Losing It

Dr. Dina watched with dull interest as the repossessors hauled off her car and her RV and her luxurious horse trailer with the full living quarters.  She watched out the window of the house trailer she had rented after the bank took the real house.

She told herself it wasn’t her fault that she had lost her medical practice, her pride and joy and the pinnacle of her career and of her whole life.  But she knew that it really had been her own fault.  She had stopped taking her medications because in that small town there was no such thing as confidentiality, and she didn’t want her family  doctor telling her colleagues about how Dr. Dina was taking lithium and a whole alphabet’s worth of antianxiety, antidepressant, and antiepileptic drugs, to treat her bipolar disorder.

When she had moved to East Bumfuck, as she now preferred to call it grimly in her mind, she had intended to get a psychiatrist in the nearest city.  But things got busy quickly, and the only time she thought about it was in the middle of the night when she was wide-awake because of hypomania.  She always planned to do it the next day; but the next day was just as busy, and she forgot again.

Soon she found herself crying for no reason; and during office hours she sometimes had to slip into her private office to cry between patients.  Her office nurse would knock on the door to see if she was all right, but Dr. Dina did not answer, or snuffled through her tears that she was on a phone call.

She thought maybe a lover might help.  But how was one to acquire a lover in East Bumfuck?

In the Appalachian county where she had set up her practice, there was a lively music scene, and Dr. Dina happened to be a banjo player. Although she felt uncomfortable around people in general, she forced herself to go to jam sessions and dances and found herself welcome in the community of old-time musicians.

One of them, a guitarist, took interest in her.  He was married, to Dr. Dina’s disappointment.  But she found herself intensely attracted to him.  His guitar style thrilled her to the bones and planted a smoldering fire in her innards.  She loved his ready wit, and found his bulging overall-ed belly endearing.

It was a known fact that his marriage was on the rocks.  Soon he began inventing reasons to do things with Dr. Dina, “just the two of us,” and before long he had filed for divorce and they were sharing a bed.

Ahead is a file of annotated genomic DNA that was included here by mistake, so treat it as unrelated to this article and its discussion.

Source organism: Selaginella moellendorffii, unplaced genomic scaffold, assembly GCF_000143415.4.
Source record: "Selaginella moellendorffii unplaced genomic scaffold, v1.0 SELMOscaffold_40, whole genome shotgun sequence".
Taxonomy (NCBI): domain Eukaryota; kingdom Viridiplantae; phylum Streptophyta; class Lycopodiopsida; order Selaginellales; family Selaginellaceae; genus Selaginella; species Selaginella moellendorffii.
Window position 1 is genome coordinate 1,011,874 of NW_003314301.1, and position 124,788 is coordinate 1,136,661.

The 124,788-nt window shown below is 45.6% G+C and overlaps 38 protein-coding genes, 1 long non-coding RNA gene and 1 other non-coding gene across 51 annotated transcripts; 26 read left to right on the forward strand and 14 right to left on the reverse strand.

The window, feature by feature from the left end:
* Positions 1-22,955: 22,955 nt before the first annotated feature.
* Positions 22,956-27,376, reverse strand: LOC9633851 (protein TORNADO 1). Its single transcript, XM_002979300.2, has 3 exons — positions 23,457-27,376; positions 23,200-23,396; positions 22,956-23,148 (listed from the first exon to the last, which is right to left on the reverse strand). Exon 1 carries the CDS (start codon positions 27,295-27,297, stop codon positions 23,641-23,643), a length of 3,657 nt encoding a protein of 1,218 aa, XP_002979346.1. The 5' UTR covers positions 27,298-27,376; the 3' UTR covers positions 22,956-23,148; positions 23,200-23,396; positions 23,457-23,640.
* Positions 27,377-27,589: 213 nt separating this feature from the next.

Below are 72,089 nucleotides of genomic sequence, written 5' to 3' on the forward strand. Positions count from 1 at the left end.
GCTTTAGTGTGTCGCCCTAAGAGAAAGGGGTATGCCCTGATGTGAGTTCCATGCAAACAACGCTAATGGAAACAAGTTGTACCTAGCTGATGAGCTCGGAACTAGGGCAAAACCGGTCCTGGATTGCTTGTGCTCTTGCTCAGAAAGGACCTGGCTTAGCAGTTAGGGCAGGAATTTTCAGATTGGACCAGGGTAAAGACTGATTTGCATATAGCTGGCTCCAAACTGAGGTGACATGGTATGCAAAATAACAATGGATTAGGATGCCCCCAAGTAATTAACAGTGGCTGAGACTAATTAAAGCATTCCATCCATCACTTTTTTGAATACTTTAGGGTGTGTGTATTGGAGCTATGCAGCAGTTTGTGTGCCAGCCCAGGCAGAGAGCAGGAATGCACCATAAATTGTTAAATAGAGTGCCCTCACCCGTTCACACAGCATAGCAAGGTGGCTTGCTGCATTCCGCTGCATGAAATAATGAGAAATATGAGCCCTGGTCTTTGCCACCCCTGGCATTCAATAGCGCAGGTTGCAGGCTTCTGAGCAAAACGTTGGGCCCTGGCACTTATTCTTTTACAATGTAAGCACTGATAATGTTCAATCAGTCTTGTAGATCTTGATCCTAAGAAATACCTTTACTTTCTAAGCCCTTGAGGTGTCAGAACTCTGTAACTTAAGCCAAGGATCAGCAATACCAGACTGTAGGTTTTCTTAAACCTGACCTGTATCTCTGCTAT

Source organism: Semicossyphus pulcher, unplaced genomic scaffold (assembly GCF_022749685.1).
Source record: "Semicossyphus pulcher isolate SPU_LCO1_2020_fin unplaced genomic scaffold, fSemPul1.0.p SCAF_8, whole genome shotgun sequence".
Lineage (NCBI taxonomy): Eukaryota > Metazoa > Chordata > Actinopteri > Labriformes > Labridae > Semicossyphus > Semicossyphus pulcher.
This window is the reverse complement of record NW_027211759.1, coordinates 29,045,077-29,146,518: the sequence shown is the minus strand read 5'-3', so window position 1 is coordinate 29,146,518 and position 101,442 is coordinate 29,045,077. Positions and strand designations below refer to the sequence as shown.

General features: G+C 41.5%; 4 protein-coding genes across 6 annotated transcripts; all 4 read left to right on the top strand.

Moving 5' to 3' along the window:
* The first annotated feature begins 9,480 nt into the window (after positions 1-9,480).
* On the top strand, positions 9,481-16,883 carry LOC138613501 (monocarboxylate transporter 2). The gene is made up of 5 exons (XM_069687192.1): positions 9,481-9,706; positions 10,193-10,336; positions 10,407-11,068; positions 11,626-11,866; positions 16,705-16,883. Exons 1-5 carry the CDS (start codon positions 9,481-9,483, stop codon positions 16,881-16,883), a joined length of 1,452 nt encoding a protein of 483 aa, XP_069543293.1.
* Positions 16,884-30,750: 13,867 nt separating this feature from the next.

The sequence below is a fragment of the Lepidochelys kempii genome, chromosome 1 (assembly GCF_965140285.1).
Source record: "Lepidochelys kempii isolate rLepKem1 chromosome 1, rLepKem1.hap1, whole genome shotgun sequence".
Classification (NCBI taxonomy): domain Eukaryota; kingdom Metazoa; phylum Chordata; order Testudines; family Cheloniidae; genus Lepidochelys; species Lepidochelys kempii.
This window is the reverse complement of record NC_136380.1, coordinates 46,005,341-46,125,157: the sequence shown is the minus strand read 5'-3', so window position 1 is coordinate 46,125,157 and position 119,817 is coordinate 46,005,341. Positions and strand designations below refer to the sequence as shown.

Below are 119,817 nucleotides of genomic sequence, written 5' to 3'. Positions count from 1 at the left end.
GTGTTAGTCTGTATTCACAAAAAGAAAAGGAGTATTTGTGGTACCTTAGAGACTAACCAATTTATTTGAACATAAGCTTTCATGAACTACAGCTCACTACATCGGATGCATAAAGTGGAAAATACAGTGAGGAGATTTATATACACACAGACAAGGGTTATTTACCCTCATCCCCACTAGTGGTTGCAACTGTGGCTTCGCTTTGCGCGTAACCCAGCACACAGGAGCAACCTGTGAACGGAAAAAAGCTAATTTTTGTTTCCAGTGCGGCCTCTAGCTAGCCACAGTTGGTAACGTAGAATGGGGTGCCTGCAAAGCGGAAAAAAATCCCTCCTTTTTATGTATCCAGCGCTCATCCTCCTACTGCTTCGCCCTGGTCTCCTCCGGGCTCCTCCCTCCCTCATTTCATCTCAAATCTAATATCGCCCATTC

As a musical duo, they were hot.  Fancy resorts had them on their regular entertainment lists. They used the money for expensive hotel rooms and champaign. Their lovemaking was so hot it threatened to burn up the beds. They fell into hysterics over the image of the hotel manager staring at the charred and smoking bed the next day,

They lived with a furious intensity.  During the high times, it was martinis and champaign, and Dr. Dina would dance naked in the kitchen while Mr. Man played Django on the guitar with joyous ferocity.  But when one or both was bottomed out, they lived together inside the firebox of the inner furnace of hell.

They stayed together because of the ups, and because they genuinely loved each other.  He was a carpenter by profession. She had some experience with wood.  So they built a bed together, a marriage bed.  It was a dream they had, to build the bed that would hold and surround their love, an impenetrable cocoon to protect them from the world. But something in the building of it went wrong: what should have been a warm and loving creation turned out raspy with bickering and stony silences.  It got into the bed.

After a few years of roller-coaster elation and devastation fueled by alcohol-saturated mutual bipolar illness, Dr. Dina threw Mr. Man out.  The night he left, she dragged the  chainsaw into the bedroom and hacked the bed into pieces.

She dragged the ragged chunks out into the driveway and stacked the remnants up teepee-style.  She drenched the thing with kerosene and threw in a match.  WHOOF!  The fire roared into the night sky.  Dr. Dina shivered in the cold, wracked with sobs, watching their bed go shooting up in flames and showers of sparks. She fed the hardwood fire with dry pine boughs until all that was left was a pile of charred remnants of their former love nest.  The next day when it was cool Dr. Dina took the shovel and buried the ashes, and spread new gravel over the scorched earth of their love.

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  1. Truth or fiction? This reads like a great short story.

    • Thank you! All of my “serious” writing starts out with a kernel of truth, and then goes all wacky with a life of its own. So both.

  2. I love the name of the place where this story takes place.

    • LOL this is what a good friend of mine who happens to be gay calls it 🙂 I couldn’t pass that up. I had been thinking of it as a place-holder for wherever I was going to eventually set the story, but my womens’ writers group loved it so I guess East Bumfuck it is.


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